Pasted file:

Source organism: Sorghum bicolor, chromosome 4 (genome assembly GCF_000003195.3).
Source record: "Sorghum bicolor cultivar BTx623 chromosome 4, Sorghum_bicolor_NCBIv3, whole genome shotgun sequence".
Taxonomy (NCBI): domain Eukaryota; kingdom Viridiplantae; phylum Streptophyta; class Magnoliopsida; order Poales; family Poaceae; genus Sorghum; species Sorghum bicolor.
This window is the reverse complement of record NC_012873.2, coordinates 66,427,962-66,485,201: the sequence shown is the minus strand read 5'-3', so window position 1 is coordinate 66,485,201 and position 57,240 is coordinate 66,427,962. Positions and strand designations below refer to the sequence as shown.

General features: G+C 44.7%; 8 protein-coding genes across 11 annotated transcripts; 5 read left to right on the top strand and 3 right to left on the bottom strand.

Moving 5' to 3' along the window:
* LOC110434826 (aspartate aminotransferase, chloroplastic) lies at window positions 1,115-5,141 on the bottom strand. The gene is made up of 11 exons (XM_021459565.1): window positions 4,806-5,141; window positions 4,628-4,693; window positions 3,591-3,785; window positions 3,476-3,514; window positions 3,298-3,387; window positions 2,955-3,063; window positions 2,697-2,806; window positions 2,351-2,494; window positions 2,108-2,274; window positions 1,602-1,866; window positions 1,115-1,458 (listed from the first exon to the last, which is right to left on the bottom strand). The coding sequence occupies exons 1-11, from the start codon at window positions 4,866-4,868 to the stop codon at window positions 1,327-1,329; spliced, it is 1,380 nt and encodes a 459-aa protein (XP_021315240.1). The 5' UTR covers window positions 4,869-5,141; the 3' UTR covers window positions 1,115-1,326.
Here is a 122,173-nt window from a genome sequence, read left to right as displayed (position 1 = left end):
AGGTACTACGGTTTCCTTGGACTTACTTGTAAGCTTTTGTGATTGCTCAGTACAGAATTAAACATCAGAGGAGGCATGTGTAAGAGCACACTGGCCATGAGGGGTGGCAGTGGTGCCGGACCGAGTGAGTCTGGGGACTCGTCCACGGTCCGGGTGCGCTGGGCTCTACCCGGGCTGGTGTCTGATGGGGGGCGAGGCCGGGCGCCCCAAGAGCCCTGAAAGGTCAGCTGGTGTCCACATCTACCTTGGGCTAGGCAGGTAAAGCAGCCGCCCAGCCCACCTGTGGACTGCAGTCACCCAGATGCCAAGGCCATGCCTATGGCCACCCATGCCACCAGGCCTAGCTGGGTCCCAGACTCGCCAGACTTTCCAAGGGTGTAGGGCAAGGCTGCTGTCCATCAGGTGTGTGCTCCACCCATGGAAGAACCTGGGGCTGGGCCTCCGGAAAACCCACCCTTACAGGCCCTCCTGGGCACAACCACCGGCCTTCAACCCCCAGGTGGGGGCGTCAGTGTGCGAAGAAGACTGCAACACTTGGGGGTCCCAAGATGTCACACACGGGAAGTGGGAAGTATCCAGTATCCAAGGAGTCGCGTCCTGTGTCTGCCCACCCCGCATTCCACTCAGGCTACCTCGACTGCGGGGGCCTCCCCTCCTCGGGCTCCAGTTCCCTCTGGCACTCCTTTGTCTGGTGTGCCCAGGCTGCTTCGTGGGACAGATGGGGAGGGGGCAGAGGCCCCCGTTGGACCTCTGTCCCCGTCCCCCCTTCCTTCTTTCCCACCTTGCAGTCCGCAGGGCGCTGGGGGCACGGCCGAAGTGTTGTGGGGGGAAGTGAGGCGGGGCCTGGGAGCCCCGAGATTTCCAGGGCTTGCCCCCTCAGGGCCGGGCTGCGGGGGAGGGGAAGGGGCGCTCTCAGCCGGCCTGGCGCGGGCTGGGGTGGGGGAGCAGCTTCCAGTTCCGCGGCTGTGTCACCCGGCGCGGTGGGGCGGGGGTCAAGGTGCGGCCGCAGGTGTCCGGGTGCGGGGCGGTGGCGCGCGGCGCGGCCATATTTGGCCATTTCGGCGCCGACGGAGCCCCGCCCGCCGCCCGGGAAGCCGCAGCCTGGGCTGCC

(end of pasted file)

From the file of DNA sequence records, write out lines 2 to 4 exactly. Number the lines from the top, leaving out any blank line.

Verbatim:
Source record: "Sorghum bicolor cultivar BTx623 chromosome 4, Sorghum_bicolor_NCBIv3, whole genome shotgun sequence".
Taxonomy (NCBI): domain Eukaryota; kingdom Viridiplantae; phylum Streptophyta; class Magnoliopsida; order Poales; family Poaceae; genus Sorghum; species Sorghum bicolor.
This window is the reverse complement of record NC_012873.2, coordinates 66,427,962-66,485,201: the sequence shown is the minus strand read 5'-3', so window position 1 is coordinate 66,485,201 and position 57,240 is coordinate 66,427,962. Positions and strand designations below refer to the sequence as shown.